CB: Have you adapted the way in which you forecast trends for the Millennial generation?

VR: We are most certainly incorporating more and more information gathered from citizen journalism e.g. blogs, tweets, instagram into our forecasting decision making.  This now forms a key part of our research and consideration prior to making our forecasts.  And we are taking an increasing interest in the common denominators gaining people’s interest, attention, admiration and even affection on Pinterest… effectively what is trending visually across people’s boards around the world is providing us with valuable insights.

CB: Have you adapted the way in which you present trends for the Millennial generation? 

VR: Yes we have made it easier to digest – not necessarily bite sized but less wordy, and much more visual.  Up until our last forecast we included audio commentary for our trend reports and it transpired that members of our client teams who were in their 20s were not listening to the audio… they simply looked at the visuals in order to take on the information they needed.  It is essentially much more of a Pinterest type of approach that we have adopted but with the guiding text and that clients find reassuring.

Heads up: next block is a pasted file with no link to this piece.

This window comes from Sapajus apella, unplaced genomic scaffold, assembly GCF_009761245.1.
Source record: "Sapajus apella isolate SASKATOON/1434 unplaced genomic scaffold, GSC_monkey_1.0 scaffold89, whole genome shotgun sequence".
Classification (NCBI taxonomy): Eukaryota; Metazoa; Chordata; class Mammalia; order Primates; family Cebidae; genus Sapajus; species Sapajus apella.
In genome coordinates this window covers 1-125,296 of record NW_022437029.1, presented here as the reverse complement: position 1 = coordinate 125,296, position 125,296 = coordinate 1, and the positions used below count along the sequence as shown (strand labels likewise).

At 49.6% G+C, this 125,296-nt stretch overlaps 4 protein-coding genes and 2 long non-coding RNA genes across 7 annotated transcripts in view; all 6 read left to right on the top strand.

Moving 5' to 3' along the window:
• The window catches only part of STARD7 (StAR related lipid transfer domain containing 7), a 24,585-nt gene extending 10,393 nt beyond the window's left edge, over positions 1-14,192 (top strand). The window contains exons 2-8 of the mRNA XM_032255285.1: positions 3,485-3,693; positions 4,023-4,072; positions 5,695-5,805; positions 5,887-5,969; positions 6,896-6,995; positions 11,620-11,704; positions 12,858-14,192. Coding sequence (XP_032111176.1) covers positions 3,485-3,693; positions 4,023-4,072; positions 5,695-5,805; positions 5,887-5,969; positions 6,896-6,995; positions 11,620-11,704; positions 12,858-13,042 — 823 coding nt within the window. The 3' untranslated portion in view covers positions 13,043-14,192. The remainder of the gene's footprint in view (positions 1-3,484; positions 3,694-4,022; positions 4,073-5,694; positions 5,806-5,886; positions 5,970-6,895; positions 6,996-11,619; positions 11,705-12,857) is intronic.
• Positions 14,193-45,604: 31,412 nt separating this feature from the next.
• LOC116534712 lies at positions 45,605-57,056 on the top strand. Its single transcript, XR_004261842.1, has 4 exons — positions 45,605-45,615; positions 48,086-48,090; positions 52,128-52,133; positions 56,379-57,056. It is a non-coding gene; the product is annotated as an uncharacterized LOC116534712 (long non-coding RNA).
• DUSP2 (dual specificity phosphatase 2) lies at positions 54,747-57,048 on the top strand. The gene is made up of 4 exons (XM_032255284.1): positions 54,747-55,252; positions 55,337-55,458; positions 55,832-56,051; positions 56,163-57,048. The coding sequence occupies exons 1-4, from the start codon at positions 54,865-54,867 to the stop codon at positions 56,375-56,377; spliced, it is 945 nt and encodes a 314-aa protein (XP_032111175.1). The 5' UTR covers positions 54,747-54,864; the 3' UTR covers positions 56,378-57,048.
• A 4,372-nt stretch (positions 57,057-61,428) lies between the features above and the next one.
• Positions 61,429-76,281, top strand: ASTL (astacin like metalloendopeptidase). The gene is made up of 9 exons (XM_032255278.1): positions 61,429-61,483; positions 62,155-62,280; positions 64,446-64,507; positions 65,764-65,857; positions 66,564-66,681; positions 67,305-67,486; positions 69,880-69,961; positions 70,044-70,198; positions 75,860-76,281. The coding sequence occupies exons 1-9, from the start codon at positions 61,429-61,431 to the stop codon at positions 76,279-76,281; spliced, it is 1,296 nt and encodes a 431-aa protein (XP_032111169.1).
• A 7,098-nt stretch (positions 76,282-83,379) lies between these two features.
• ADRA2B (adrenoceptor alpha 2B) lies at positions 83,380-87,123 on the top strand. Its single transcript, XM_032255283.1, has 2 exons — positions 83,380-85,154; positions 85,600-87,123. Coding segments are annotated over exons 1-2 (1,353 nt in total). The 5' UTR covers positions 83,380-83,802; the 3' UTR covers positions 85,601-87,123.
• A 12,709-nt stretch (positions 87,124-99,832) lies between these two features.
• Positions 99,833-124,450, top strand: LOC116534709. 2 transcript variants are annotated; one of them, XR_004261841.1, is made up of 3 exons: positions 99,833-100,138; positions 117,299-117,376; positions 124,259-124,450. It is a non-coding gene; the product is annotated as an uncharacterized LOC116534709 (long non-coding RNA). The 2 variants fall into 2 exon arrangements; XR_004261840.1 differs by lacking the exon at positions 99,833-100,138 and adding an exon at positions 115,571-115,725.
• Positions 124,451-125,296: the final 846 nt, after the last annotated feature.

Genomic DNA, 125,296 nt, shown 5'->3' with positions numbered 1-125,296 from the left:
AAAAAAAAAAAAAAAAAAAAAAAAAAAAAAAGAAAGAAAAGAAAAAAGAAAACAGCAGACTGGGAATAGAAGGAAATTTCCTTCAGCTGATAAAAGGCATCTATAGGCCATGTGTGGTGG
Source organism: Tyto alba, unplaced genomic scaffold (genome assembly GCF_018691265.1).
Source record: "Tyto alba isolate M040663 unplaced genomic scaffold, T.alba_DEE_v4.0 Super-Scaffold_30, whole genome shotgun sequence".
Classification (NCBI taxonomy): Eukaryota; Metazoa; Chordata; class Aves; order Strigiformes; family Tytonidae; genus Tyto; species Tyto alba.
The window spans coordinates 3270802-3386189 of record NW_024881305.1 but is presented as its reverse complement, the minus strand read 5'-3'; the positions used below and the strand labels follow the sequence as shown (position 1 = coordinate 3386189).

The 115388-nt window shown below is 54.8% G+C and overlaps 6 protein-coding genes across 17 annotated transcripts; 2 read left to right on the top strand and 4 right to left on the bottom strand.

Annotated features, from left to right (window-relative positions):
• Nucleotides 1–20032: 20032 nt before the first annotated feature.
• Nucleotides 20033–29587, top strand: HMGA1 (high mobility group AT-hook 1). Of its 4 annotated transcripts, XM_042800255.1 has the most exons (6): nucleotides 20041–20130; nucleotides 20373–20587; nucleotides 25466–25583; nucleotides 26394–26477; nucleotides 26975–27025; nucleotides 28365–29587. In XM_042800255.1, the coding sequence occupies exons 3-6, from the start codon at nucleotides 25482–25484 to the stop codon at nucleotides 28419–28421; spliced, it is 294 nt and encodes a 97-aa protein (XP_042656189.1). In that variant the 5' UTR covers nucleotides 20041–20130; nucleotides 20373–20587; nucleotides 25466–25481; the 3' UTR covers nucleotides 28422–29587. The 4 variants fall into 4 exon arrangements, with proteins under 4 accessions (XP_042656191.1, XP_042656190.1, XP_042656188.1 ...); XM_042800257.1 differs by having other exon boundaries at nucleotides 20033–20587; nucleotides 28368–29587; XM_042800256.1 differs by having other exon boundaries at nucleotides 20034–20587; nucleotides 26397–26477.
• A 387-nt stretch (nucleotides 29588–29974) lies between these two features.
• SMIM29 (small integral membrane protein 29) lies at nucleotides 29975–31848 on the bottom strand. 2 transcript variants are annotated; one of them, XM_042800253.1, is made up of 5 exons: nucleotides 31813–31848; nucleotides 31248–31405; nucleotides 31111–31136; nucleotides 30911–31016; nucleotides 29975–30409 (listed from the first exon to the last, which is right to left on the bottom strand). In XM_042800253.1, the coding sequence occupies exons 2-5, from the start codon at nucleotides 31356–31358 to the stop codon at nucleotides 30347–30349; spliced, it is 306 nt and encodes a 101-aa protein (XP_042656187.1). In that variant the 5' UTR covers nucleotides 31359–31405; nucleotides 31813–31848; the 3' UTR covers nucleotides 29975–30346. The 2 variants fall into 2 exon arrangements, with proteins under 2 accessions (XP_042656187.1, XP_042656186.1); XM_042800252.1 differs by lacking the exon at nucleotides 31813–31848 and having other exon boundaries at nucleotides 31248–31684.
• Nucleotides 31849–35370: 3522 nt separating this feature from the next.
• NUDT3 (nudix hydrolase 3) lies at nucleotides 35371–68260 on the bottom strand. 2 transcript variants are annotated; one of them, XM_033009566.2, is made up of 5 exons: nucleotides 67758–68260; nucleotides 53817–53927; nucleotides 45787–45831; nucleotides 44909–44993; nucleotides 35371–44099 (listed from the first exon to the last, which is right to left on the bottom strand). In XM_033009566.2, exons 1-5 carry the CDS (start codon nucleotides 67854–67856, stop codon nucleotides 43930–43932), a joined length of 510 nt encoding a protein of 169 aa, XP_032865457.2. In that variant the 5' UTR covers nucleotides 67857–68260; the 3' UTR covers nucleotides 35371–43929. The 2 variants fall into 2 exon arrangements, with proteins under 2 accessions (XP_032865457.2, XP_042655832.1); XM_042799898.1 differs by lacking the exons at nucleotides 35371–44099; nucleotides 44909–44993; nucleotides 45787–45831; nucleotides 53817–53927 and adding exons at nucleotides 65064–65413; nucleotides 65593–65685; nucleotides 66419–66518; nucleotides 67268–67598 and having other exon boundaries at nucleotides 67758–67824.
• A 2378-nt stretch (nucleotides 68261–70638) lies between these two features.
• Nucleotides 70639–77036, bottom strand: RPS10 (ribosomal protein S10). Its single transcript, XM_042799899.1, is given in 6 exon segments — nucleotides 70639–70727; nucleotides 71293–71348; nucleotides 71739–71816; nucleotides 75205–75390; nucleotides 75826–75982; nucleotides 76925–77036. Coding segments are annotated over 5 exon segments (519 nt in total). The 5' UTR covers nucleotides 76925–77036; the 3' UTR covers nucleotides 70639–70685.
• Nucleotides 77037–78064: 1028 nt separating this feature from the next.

CB: How do you feel that the Millennial consumer is responding to trends compared to the previous Generation X consumer?